How to Remove a Mechanic’s Lien – Part 1

I noticed that my website has been getting more traffic with questions on what steps need to be taken to remove a lien, so I want to write a series of posts meant to explain the process one needs to go through to remove a lien.  We’ll start with a few categories the liens may fall under.  The first category we will discuss are valid liens where the money is owed and not disputed; the second category would be invalid or disputed liens; and the third category would be liens which were once valid but a foreclosure proceeding had not been brought within the statute of limitations.  I’ll cover the first two categories in this article.

The first one is, of course, the easiest.  How does an owner, etc. remove a lien which is technically considered valid (meaning, the lien was filed timely and properly perfected in accordance with the Texas Constitution and the Texas Property Code and is a valid assertion of non-payment) and which is not disputed.  The typical way to handle these liens is to work out a settlement with the lien holder for full or partial payment in return for a sworn affidavit releasing the lien which is then filed with the county in which the property is located.

The second one is a bit tougher.  There are many reasons why a lien can be disputed or considered invalid.  One being that a lien can be invalid because the proper procedures/language/timeframes weren’t followed per the Texas Constitution and the Texas Property Code (Texas sometimes can be as picky as Virginia: read here at Construction Law Musings).  Another reason for which a lien can be invalid is due to reasons of fraud (such as a contractor falsely/fraudulently placing a mechanic’s lien on a property) or because the lien amount is disputed.

Regardless of why you dispute the lien or believe it is invalid, you follow the same general steps.  Typically, I would start with a demand letter explaining why the lien is invalid or disputed and demanding that the lien be removed.  Usually, it involves threats to file a trespass to try title, fraud, breach of contract, or similar suit to remove the lien.  I have been successful with just a demand letter in many cases.  The success of a demand letter depends many times on whether the Claimant has an attorney that knows and understands the quagmire of Texas’ Mechanic’s Lien statutes and is really willing to look at the facts and give their client the opinion that ‘yes this deadline/notice, etc. was missed so the lien is invalid’ or ‘you failed to include the mandatory language in your notice letter or lien,  you should remove the lien or be possibly subject to substantial damages and attorney’s fees in a lawsuit.’  Sometimes the Claimant is just misinformed, got bad advice, and is just dead set on not removing the lien.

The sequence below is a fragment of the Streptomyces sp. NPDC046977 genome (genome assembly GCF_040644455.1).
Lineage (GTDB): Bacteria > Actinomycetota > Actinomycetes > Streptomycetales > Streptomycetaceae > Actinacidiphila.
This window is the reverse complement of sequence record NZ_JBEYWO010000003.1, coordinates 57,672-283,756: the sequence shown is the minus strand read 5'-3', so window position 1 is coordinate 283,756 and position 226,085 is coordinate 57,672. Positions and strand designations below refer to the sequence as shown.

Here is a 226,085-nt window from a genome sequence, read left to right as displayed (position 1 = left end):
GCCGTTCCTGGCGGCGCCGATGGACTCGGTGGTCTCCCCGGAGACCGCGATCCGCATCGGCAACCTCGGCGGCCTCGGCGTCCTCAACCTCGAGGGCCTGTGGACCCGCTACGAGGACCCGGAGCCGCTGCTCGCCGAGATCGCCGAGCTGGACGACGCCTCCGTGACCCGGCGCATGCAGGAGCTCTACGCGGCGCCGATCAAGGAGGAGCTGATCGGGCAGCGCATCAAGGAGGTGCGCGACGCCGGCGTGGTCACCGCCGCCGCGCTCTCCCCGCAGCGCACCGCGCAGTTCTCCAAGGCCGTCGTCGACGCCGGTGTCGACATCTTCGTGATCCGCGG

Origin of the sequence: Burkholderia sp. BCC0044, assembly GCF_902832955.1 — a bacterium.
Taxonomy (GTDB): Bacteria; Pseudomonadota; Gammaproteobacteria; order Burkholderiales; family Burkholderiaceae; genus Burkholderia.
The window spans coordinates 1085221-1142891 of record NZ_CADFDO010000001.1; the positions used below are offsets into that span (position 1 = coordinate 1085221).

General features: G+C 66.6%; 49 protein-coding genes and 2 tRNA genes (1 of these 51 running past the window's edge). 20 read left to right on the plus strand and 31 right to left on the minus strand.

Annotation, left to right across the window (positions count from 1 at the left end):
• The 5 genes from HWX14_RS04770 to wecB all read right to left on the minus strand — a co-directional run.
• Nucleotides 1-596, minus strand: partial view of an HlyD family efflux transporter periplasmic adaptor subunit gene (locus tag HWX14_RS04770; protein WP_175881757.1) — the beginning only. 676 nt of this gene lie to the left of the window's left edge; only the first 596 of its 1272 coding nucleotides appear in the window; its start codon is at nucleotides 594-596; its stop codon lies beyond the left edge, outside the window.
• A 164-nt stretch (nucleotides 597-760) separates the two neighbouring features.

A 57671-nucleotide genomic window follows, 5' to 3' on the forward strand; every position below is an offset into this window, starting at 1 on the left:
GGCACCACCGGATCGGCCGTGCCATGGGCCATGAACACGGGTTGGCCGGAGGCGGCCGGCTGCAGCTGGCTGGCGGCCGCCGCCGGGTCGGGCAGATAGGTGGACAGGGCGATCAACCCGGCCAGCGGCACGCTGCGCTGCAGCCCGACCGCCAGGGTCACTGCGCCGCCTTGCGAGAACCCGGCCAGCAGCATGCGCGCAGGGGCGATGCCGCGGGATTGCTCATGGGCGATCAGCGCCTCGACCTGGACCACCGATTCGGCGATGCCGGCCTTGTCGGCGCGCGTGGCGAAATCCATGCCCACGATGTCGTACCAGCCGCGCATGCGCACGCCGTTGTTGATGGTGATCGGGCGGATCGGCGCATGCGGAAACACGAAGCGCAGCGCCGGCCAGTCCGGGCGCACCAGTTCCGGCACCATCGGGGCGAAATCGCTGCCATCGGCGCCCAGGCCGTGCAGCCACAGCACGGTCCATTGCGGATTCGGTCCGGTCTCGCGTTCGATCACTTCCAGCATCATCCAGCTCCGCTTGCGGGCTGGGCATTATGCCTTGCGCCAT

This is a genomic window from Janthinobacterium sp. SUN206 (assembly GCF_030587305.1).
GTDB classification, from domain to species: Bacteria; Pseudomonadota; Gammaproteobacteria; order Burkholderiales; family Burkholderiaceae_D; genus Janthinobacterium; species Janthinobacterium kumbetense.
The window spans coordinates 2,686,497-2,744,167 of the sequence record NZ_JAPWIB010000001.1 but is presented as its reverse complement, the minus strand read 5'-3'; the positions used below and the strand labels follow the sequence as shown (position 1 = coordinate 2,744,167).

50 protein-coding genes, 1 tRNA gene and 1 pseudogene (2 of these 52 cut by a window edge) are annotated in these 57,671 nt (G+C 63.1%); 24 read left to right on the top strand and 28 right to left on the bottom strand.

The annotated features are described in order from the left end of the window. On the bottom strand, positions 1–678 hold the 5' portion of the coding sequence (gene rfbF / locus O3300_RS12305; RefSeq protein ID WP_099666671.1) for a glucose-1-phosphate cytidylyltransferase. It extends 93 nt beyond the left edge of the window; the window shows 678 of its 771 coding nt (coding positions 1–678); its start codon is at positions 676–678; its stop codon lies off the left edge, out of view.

If they still aren’t willing to remove the invalid or disputed lien the last recourse is to file a suit to remove the lien.  You could also possibly bond around the lien, which is rarely done, should be done with caution, and is probably the subject of another blog post.  Both of these options require that you follow through with your threat as contained within your demand letter.  If you file a lawsuit, it could vary in timeframe and costs depending on the facts of the case.  If it was obvious the lien holder didn’t follow the deadlines, didn’t have the right statutory language in the notice or the lien, or did not fit the definition of a service which qualifies for a lien (see blog post Does your work fit the requirements for a mechanic’s lien), etc., the process is relatively simple but can sometimes be a lengthy time before you actually get your case heard by a Judge.  If the situation involving the dispute is a disagreement with the GC or contractor due to costs, it may be a very fact intensive case based on the events that lead up to non-payment.  However, on the other hand, you might get lucky and have a case where you file the lawsuit and actually get a default judgment removing the lien because the Defendant never responds.  If you prevail you will be able to file the judgment with the county to remove the lien.

So as you can tell, depending on the facts, the fight to remove the lien may not always be an easy one.  Next time I’ll go over what you would need to do to clear the title of old liens that are past the statute of limitations timeframe.

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